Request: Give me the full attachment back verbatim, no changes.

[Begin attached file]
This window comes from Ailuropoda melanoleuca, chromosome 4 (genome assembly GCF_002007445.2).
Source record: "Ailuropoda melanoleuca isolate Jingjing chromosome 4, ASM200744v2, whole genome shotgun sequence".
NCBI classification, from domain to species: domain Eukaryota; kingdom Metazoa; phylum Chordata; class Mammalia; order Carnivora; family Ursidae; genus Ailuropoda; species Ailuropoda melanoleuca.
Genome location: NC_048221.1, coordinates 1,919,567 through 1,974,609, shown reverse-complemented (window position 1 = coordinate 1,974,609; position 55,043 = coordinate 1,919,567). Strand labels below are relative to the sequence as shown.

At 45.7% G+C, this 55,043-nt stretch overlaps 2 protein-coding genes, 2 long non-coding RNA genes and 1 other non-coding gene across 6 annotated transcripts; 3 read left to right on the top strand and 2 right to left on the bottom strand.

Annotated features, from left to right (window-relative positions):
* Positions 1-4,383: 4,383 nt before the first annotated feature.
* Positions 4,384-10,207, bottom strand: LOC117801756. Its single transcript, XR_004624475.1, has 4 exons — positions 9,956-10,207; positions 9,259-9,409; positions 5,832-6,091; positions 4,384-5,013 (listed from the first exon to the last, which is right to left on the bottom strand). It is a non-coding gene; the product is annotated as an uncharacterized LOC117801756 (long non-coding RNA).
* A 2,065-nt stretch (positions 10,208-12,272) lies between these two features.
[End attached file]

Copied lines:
This window comes from Ailuropoda melanoleuca, chromosome 4 (genome assembly GCF_002007445.2).
Source record: "Ailuropoda melanoleuca isolate Jingjing chromosome 4, ASM200744v2, whole genome shotgun sequence".
NCBI classification, from domain to species: domain Eukaryota; kingdom Metazoa; phylum Chordata; class Mammalia; order Carnivora; family Ursidae; genus Ailuropoda; species Ailuropoda melanoleuca.
Genome location: NC_048221.1, coordinates 1,919,567 through 1,974,609, shown reverse-complemented (window position 1 = coordinate 1,974,609; position 55,043 = coordinate 1,919,567). Strand labels below are relative to the sequence as shown.

At 45.7% G+C, this 55,043-nt stretch overlaps 2 protein-coding genes, 2 long non-coding RNA genes and 1 other non-coding gene across 6 annotated transcripts; 3 read left to right on the top strand and 2 right to left on the bottom strand.

Annotated features, from left to right (window-relative positions):
* Positions 1-4,383: 4,383 nt before the first annotated feature.
* Positions 4,384-10,207, bottom strand: LOC117801756. Its single transcript, XR_004624475.1, has 4 exons — positions 9,956-10,207; positions 9,259-9,409; positions 5,832-6,091; positions 4,384-5,013 (listed from the first exon to the last, which is right to left on the bottom strand). It is a non-coding gene; the product is annotated as an uncharacterized LOC117801756 (long non-coding RNA).
* A 2,065-nt stretch (positions 10,208-12,272) lies between these two features.